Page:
Starch is much easier to materialize into biodegradable plastics than cellulose because the α-1,4-glucosidic bond of starch is weaker than the β-1,4-glucosidic bond of cellulose, and starch has lower crystallinity structurally (Figure 3(b)) and excellent solubility in water. The three hydroxyl groups present in each glucose unit have the greatest influence on the durability and biodegradability of materials manufactured from starch and cellulose. Therefore, the conversion process from starch and cellulose to the materials with improved mechanical properties or durability that can replace commodity plastics is an organic synthesis technology that transforms these hydroxyl groups. The conversion of the hydroxyl group of starch and cellulose proceeds through crosslinking and substitution reactions, but the most converted chemical structure is a reaction mechanism that proceeds through esterification and etherification [13, 14].

2. Etherification of Starch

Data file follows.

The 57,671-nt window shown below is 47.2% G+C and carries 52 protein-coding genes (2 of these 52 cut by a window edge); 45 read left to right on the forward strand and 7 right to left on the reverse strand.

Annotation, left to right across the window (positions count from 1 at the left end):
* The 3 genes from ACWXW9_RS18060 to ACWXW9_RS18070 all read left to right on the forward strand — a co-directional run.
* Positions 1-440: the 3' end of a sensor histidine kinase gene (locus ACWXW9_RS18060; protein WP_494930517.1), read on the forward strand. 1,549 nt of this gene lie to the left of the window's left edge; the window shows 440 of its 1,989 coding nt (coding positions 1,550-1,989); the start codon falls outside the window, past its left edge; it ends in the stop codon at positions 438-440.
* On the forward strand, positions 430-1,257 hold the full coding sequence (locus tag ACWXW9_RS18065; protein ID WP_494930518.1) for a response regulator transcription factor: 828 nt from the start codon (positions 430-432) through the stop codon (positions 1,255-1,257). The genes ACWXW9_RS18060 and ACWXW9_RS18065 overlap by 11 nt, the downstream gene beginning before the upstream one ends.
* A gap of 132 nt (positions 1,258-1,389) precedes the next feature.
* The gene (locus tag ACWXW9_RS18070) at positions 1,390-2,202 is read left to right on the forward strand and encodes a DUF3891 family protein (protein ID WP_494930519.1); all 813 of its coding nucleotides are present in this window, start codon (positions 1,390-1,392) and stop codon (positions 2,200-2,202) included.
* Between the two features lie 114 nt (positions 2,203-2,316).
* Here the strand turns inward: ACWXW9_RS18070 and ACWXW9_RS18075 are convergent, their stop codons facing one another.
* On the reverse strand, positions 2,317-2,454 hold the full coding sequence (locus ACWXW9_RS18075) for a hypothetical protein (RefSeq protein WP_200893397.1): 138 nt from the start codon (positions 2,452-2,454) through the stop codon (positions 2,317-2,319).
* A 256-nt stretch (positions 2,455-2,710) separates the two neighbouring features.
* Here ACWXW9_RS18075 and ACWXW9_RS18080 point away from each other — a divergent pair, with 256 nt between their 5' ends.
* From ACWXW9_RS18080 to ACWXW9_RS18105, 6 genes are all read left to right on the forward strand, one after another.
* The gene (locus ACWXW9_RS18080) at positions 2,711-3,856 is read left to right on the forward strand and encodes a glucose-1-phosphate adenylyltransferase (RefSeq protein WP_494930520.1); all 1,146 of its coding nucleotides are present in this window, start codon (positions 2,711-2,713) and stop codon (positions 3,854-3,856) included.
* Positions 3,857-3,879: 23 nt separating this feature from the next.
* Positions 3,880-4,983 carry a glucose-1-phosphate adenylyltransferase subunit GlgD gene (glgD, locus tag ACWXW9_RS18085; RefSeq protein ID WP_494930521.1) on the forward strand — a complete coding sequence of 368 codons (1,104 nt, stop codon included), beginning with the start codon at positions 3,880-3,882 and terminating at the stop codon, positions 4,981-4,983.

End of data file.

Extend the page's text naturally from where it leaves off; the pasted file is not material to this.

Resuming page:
The etherification for the hydroxyl groups of starch can be carried out without difficulty by a nucleophilic substitution reaction between an alkoxide and an alkyl halide developed by Alexander Williamson in 1850 (Scheme 3).

Because the electronegativity of oxygen is higher than that of carbon, ether compounds containing oxygen have higher polarity than chloroform (diethyl ether 1.15 D, chloroform 1.04 D), which is an aprotic polar substance that does not form hydrogen bonds itself. These structural characteristics give ether a lower boiling point and excellent solubility in polar substances than other compounds with a similar molecular weight. Therefore, when the hydroxyl group of starch is converted to an ether structure, the solubility of starch is increased to improve its processability. The improved performance can be carried out in terms of thermal stability and mechanical strength of the modified materials.